Health Care What the Health? Let’s Talk About Health Care for Gig Workers

Did you recently quit your day job to pursue a side hustle or gig full time? Cheers to taking that big step. Now, let’s talk about health insurance.

By Linda Keslar Illustration by Kiresten Essenpreis
PUBLISHED 01/20/2023 | 12

Tami Kamin Meyer, a freelance writer and attorney based in Columbus, Ohio, was living her dream. She was practicing law and pursuing her journalism career—penning features for well-known publications including Forbes, MarketWatch and Better Homes & Gardens—while comfortably covered by her spouse’s employer-sponsored health insurance plan. But then divorce happened, and Kamin Meyer was left to fend for herself. 

“I needed coverage pronto,” Kamin Meyer says, “but wasn’t sure what my options were as a self-employed individual with a modest income.”

Meyer’s situation isn’t unusual. Choosing a health insurance plan can be confusing and expensive, which has led many to go without one altogether—especially gig workers. And considering that the gig economy is growing quickly, this is a huge problem.

The State of Gig Worker Coverage 

Today, 36% of the U.S. workforce—59 million Americans—earn income as gig workers, self- employed contractors or freelancers. While gig workers enjoy several advantages, like being their own boss and having flexible work hours, the kind of health insurance coverage that comes with a salaried job isn’t one of the perks. As a result, one in three gig workers are likely to be uninsured, which is more than three times the national average.

Indeed, surveys show that the number one reason gig workers don’t get health insurance is because they don’t think they can afford it. But there are a growing number of options that don’t involve paying a small fortune—from traditional medical policies to alternative solutions. Just keep in mind that the availability and cost of coverage can vary depending on your circumstances, such as where you live, your age, your income and sometimes even your health history.

Learning the Basics 

The first thing you should do is figure out which health services you may need the most, and then determine whether those are covered by the policy you’re considering—as well as whether that policy includes the doctors, hospitals and pharmacies you use. You’ll also need to evaluate the monthly premium payments, deductibles and your out-of-pocket maximum limit to get an idea of how much a plan will cost yearly.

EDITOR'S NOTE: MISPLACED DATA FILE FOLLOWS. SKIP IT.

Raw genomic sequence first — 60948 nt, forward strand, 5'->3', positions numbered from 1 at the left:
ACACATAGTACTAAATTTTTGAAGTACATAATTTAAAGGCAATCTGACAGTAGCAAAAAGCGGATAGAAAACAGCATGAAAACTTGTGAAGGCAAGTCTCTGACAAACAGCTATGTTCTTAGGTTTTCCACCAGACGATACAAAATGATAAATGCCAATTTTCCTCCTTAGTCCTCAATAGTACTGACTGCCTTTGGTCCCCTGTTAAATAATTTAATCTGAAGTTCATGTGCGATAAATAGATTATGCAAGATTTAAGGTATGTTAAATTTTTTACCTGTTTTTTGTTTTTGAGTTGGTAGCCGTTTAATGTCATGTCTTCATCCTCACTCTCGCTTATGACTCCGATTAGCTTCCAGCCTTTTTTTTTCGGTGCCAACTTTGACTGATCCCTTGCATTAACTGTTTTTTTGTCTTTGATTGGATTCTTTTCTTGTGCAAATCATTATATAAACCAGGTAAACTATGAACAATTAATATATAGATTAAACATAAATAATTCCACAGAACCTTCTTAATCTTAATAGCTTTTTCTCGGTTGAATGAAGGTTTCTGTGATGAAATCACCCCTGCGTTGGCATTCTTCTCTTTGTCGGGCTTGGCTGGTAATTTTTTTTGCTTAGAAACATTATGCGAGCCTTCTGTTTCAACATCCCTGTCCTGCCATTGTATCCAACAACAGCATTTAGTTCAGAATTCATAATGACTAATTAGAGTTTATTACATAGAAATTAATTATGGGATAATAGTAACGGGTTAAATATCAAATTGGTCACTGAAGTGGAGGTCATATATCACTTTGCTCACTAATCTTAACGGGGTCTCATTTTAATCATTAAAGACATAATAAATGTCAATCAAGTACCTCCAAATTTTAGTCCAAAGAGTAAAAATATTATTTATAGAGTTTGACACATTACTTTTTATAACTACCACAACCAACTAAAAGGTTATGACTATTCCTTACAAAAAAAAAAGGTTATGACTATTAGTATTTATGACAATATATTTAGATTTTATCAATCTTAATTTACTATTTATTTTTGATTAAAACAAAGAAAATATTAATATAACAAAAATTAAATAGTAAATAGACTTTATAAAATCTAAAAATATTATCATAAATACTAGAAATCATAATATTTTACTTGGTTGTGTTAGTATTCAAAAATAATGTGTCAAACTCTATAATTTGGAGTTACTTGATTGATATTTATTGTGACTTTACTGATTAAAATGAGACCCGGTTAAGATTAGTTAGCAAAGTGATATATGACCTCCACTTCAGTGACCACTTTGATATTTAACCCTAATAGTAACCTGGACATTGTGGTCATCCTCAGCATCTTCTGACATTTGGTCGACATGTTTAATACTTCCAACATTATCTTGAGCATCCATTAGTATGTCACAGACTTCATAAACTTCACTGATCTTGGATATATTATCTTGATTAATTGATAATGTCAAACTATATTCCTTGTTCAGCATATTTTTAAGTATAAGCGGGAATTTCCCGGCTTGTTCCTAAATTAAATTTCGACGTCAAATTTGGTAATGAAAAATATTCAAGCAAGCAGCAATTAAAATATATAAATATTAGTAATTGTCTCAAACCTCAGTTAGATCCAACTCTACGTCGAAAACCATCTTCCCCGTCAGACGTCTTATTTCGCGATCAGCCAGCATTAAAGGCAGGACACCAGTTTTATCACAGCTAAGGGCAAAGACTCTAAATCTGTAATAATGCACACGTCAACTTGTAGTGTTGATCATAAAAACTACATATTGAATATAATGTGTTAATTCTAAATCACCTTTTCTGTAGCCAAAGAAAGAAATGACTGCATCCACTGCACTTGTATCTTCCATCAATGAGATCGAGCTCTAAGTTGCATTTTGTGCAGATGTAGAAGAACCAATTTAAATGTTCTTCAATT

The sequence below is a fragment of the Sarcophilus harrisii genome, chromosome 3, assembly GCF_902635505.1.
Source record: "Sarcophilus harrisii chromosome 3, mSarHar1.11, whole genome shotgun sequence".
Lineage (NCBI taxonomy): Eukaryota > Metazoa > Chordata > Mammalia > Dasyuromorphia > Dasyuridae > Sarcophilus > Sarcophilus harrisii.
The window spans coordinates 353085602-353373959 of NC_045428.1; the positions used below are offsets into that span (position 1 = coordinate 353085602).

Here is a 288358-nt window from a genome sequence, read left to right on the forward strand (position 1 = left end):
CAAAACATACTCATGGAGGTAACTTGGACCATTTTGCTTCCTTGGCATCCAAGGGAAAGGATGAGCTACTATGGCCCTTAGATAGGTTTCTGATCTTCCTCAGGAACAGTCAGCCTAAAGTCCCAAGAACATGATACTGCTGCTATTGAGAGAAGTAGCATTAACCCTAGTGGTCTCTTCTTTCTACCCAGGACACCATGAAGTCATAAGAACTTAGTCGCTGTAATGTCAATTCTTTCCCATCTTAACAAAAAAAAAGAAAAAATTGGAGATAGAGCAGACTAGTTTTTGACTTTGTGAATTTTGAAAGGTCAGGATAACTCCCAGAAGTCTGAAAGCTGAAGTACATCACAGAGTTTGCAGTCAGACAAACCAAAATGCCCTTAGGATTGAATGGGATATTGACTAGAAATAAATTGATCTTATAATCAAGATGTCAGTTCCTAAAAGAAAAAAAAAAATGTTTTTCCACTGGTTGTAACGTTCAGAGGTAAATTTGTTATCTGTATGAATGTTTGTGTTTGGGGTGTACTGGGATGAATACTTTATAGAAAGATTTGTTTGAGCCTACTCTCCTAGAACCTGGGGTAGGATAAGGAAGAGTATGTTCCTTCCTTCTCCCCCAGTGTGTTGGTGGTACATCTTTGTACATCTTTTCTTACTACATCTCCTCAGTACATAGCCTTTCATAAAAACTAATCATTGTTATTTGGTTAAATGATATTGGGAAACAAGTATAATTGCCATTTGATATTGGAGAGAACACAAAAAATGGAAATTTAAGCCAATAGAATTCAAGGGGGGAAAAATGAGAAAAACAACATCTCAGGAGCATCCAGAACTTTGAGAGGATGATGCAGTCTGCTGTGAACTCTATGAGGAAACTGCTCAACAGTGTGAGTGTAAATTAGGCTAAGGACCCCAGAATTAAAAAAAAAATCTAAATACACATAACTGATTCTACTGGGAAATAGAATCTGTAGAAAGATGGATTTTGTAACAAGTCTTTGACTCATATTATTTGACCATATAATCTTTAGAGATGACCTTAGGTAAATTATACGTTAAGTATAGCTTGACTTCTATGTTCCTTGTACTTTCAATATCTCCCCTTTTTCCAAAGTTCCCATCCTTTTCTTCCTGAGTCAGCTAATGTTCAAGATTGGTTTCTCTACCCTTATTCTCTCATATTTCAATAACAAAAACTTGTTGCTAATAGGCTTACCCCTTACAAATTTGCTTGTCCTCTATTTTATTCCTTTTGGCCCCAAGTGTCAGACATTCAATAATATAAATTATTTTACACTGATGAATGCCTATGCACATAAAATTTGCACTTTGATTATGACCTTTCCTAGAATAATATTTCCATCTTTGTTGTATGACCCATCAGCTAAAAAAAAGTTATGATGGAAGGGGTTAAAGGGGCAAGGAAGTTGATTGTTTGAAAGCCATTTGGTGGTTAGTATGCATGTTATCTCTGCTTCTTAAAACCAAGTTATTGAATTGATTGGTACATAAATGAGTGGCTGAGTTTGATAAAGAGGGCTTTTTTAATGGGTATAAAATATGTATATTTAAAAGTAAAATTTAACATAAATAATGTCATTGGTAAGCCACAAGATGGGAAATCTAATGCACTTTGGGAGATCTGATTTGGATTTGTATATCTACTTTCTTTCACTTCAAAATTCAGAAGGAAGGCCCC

And let’s not forget copayments required for various services—for example, $25 for a primary care visit—and coinsurance, the amount you’ll have to pay for a service after you’ve paid your deductible—for example, if your coinsurance is 20% and the service you received was $100, you’ll pay $20 and the insurance will cover the rest. 

Since the devil is in the details, experts recommend contacting a health insurance agent (who represents insurance companies) or a health insurance broker (who represents the insurance buyer) for advice. “It’s worth spending an hour with an independent broker who sells multiple types of products from many health insurance companies or alternatives to insurance,” says insurance expert Josh Archambault, founder and president of Massachusetts-based Presidents Lane Consulting. “They can take a look at your situation and help you choose what makes the most sense.”

Kamin Meyer set up a meeting with an insurance broker and they walked through not only her financial circumstances, but also her ongoing medical needs, such as how frequently she goes to physicians, sees specialists and requires prescription drugs. Her best option was to buy a private plan on the federal Health Insurance Marketplace,

The Health Insurance Marketplace 

Every state has a health exchange, with used by 33 states. The other 17 and the District of Columbia run their own exchange platforms—but even if you live in one of these places, you can still start your search by entering your zip code on the federal Marketplace website and you’ll be directed to the right place. 

“If you don’t have health insurance through a job, your first stop should be the marketplace website,” says Louise Norris, a health policy analyst for and author of The Insider’s Guide to Obamacare’s Open Enrollment.

The marketplace, established by the Affordable Care Act (ACA), offers plans that come in “metal” levels—bronze, silver, gold and, in some states, platinum. This scale indicates lower monthly premiums (bronze) compared to higher monthly premiums (gold) and how costs are split between you and the insurer. Through the website, you can also filter plans by premium and deductible amounts, check to see if your providers are in-network and enter your prescription drugs to find out whether they are covered.